Latest KFF Health News Stories
PBS NewsHour featured KFF Health News’ Aneri Pattani as it reported on how this debate is playing out in North Carolina and Ohio.
The first of a new wave of cancer-detection blood tests likely saved Gilbert Milam Jr.’s life. But many cancer researchers, wary of overtesting, argue it’s premature to prescribe the Galleri test widely.
Clinics serving Alzheimer’s patients are working out the details of who will get treated with the new drug Leqembi. It won’t be for everyone with memory-loss symptoms.
After decades of unchecked mergers, health care is the land of giants, with huge medical systems monopolizing care in many cities, states, and even whole regions of the country. This decreases patient choice, impedes innovation, erodes quality of care, and raises prices. And federal regulators have been slow to act.
Nearly a year to the day after Kansas voters surprised the nation by defeating an anti-abortion ballot question, Ohio voters defeated a similar, if cagier, effort to limit access in that state. This week, they rejected an effort to raise the threshold for approval of future ballot measures from a simple majority, which would have made it harder to protect abortion access with yet another ballot question come November. Meanwhile, the number of Americans without health insurance has dropped to an all-time low, though few noticed. Joanne Kenen of the Johns Hopkins Bloomberg School of Public Health and Politico, Rachel Roubein of The Washington Post, and Emmarie Huetteman of KFF Health News join KFF Health News’ chief Washington correspondent, Julie Rovner, to discuss these issues and more. Also this week, Rovner interviews Kate McEvoy, executive director of the National Association of Medicaid Directors, about how the “Medicaid unwinding” is going, as millions have their eligibility for coverage rechecked.
The new Montana law contains a couple of significant differences from the measure voters rebuffed last fall.
A union is asking Los Angeles city voters to cap hospital executive pay at the U.S. president’s salary. However, hospitals accuse the union of using the proposal as political leverage, and policy experts question whether the policy, if enacted, would be workable.
Novo Nordisk, the dominant company in the multibillion-dollar market for weight loss drugs, focuses on Black lawmakers and opinion leaders to spread the message that obesity is a chronic disease that needs treatment.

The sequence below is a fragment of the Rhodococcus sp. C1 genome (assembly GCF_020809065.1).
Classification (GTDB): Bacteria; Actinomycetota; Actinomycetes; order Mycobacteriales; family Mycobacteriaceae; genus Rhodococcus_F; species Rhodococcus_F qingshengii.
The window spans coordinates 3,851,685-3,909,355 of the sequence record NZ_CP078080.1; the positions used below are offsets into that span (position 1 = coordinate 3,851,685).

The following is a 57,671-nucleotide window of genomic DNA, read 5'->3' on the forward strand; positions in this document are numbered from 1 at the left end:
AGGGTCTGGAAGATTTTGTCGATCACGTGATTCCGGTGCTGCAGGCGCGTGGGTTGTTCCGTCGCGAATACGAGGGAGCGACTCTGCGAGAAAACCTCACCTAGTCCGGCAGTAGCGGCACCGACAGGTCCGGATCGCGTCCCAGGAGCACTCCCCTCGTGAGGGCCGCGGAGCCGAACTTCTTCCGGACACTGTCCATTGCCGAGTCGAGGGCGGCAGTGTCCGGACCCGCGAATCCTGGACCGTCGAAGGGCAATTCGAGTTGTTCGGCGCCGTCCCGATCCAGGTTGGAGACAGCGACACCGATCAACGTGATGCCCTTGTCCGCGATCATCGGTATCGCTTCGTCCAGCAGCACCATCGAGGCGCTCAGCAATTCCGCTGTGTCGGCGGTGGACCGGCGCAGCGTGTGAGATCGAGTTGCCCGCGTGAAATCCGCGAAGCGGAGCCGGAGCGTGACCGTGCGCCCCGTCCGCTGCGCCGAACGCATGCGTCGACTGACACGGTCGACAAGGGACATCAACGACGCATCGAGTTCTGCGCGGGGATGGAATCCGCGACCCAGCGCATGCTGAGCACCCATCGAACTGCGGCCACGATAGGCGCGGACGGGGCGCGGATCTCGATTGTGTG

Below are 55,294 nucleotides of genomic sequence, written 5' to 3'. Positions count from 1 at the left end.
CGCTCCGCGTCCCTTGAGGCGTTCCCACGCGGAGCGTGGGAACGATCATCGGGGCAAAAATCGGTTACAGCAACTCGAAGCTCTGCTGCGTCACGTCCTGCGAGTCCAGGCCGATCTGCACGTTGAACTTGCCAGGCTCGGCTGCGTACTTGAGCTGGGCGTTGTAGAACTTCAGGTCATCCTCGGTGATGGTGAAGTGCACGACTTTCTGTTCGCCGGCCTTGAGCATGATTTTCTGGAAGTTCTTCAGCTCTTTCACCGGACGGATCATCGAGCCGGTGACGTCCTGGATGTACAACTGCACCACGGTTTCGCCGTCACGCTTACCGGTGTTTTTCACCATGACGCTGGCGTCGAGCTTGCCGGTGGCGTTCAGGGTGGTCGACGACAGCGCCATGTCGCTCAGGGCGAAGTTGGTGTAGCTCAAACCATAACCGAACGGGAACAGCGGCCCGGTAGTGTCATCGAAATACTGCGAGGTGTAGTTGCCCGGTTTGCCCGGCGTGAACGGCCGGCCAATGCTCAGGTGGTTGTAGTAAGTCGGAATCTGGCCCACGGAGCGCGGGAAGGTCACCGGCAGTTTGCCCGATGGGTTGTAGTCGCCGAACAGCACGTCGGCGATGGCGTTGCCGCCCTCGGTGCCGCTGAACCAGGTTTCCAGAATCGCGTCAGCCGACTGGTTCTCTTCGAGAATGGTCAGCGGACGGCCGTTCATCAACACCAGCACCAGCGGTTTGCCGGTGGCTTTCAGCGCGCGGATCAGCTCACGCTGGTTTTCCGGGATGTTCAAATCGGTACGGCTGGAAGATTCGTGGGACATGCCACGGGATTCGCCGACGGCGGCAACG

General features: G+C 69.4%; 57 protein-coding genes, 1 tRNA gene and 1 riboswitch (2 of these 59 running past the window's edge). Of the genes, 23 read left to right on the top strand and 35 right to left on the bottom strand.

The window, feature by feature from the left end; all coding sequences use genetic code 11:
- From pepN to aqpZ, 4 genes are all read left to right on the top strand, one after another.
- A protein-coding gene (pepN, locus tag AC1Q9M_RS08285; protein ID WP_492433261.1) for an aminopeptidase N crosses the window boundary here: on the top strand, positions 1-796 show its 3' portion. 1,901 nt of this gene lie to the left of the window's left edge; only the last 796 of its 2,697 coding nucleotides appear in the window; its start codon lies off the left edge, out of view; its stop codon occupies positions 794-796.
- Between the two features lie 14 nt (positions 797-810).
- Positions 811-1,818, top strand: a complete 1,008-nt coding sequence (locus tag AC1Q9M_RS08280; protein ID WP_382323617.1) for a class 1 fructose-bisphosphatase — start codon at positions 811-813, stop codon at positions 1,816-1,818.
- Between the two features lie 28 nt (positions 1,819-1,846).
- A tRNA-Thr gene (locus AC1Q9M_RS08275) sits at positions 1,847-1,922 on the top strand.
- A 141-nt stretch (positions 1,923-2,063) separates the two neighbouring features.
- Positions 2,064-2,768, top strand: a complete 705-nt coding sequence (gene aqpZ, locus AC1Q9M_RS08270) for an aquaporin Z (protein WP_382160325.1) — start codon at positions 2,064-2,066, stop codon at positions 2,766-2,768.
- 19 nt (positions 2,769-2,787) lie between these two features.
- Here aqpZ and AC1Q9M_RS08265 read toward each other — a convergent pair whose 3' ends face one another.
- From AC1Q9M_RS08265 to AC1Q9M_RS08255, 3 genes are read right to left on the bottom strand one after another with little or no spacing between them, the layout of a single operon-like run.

Within two years of North Carolina’s public university system going into business with AccessOne to finance patients’ payment plans, nearly half of its patients were in loans that charged interest. As federal scrutiny increases on lenders, KFF Health News is sharing that contract and others obtained through public records requests.
April Valentine’s family wants to know whether racism could have played a role in her death. A KFF Health News analysis shows state regulators are ill-equipped to find discrimination in its many forms.
As drought and climate change threaten water supplies, municipalities around the country are ramping up water reuse efforts. But they have to overcome the “yuk” factor.
A new poll reveals enthusiasm for a pricey new generation of weight loss drugs, but interest drops if users potentially have to deal with weekly injections, lack of insurance coverage, or a need to continue the medications indefinitely to avoid regaining weight.
Each year, Medicare punishes hospitals that have high rates of readmissions and high rates of infections and patient injuries. Check out which hospitals have been penalized.
Miles de menores al año están expuestos a la nicotina líquida de los cigarrillos electrónicos, también conocidos como vapeadores. Para un niño pequeño, incluso unas pocas gotas pueden ser fatales.
Opponents of the wave of state legislation say the measures place health providers’ preferences over patients’ rights.
Popular e-cigarettes lack packaging that stops kids from consuming the hazardous nicotine inside.
The annual cost of lecanemab treatment quadruples if the expense of brain scans to monitor for bleeds and other associated care is factored in. The full financial toll likely puts it beyond reach for low-income seniors at risk of Alzheimer’s, experts say.
State attorneys general vowed that opioid settlement funds — unlike the tobacco settlement of the 1990s — would go toward tackling the underlying crisis. But in Mendocino County, officials have found a way to use some of its share to help fill a budget shortfall — a throwback to what agreement architects hoped to avoid.
Consumers should know that this type of fraud can happen, whether from a large-scale breach or theft of an individual’s data. The result could be thousands of dollars in medical bills.
The Vermont senator sees beefing up the primary care workforce as a critical step in expanding Americans’ access to health care.